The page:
Carnivore Girl

Our kids have a variety of nicknames. I rarely call my son, “Short Stack” to his face, though he will respond to it if you say it repeatedly in a loud clear voice and somehow manage to break through the impenetrable attention-wall of whatever he happens to be doing at the moment. Usually toy trucks or toy trains. Either way, whatever it is, it’s almost always more interesting that what an adult will tell him. Getting through is a tough job. Lulu Belle has quite a lost of nicknames as well but is easier to get her to pay attention to you. I’m guessing that this is because she hasn’t fully discovered the thrill that trucks and trains can bring and unless we can convince Short Stack that sharing is good, she never may, either.

What I have noticed about their nicknames is that I seem to have a theme based list that I draw from. What they get called tends to depend on what activity we are doing at the moment. Mealtime is the perfect example. Short Stack goes by the moniker, “Fruit Bat” while Lulu Belle proudly wears the label, “Carnivore Girl.” You don’t need a second guess why they are called what they are.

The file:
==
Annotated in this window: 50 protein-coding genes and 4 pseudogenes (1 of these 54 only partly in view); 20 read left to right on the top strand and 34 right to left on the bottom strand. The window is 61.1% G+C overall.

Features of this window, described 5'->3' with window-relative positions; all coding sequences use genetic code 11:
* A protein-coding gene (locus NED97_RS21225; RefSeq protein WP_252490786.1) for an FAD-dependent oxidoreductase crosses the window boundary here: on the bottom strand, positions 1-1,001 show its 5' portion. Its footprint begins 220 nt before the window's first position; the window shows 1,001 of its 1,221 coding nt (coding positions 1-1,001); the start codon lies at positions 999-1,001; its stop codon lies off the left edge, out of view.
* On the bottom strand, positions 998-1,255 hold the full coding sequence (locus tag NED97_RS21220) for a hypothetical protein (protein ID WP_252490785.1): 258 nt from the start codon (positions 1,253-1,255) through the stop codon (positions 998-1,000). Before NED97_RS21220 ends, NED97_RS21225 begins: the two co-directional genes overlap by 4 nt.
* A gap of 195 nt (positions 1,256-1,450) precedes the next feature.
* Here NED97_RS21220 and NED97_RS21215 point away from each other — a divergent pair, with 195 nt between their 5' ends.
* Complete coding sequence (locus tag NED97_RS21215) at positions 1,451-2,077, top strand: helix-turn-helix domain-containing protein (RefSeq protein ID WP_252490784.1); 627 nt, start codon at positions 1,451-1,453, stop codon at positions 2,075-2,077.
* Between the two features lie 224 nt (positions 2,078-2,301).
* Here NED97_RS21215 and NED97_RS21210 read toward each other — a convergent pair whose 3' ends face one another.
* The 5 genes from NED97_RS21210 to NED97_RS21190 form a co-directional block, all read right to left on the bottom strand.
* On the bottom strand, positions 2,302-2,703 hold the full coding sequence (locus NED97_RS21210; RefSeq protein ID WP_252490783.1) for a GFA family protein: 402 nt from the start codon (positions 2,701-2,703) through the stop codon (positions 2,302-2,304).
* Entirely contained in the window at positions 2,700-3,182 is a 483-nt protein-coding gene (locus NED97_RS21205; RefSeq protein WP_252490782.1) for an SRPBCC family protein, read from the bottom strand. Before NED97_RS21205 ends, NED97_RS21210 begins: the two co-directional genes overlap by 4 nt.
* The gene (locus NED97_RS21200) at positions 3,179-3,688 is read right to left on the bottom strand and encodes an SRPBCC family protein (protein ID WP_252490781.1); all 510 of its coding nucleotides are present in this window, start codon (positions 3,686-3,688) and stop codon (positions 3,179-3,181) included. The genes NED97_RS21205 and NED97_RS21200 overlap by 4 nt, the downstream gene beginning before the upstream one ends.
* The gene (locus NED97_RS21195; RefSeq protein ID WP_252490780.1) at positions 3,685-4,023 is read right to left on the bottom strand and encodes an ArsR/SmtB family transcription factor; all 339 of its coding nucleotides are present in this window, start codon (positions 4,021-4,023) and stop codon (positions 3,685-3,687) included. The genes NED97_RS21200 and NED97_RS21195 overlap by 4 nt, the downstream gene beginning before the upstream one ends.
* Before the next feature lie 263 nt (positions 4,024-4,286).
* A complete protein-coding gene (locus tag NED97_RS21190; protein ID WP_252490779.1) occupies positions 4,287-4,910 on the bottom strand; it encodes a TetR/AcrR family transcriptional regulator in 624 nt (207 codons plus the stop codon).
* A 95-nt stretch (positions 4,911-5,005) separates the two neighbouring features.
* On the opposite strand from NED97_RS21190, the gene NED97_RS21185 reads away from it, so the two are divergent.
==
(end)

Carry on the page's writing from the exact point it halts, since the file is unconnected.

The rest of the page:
My wife, Action Girl has had a varied and meandering path she has followed when it comes to food. As a child growing up in rural Vermont, she was daily presented with a dizzying menu of far reaching proportions. Though she had spent her entire life in the Green Mountain state, he parents were transplants from Jersey City and Yonkers. Though the baked ziti and casserole recepies common to church suppers and Rotary meetings found their way home from time to time, the kids were just as likely to find a plate of linguini and clams, calamari, or matzo ball soup staring back at them from the dinner table. Her parent’s, remembering their metropolitan roots, were creative, often to the consternation of the younger inhabitants of the household.

With this varied gastronomical background, Action Girl made an early discovery. She really, simply, honestly, didn’t care for meat in general and red meat in particular. At an early age she and her older brother who couldn’t stand vegetables, (He ate peas one at a time, swinging each one down individually with a gulp of water, pill style) came up with a lively and lucrative trading business at the table when their parents weren’t looking.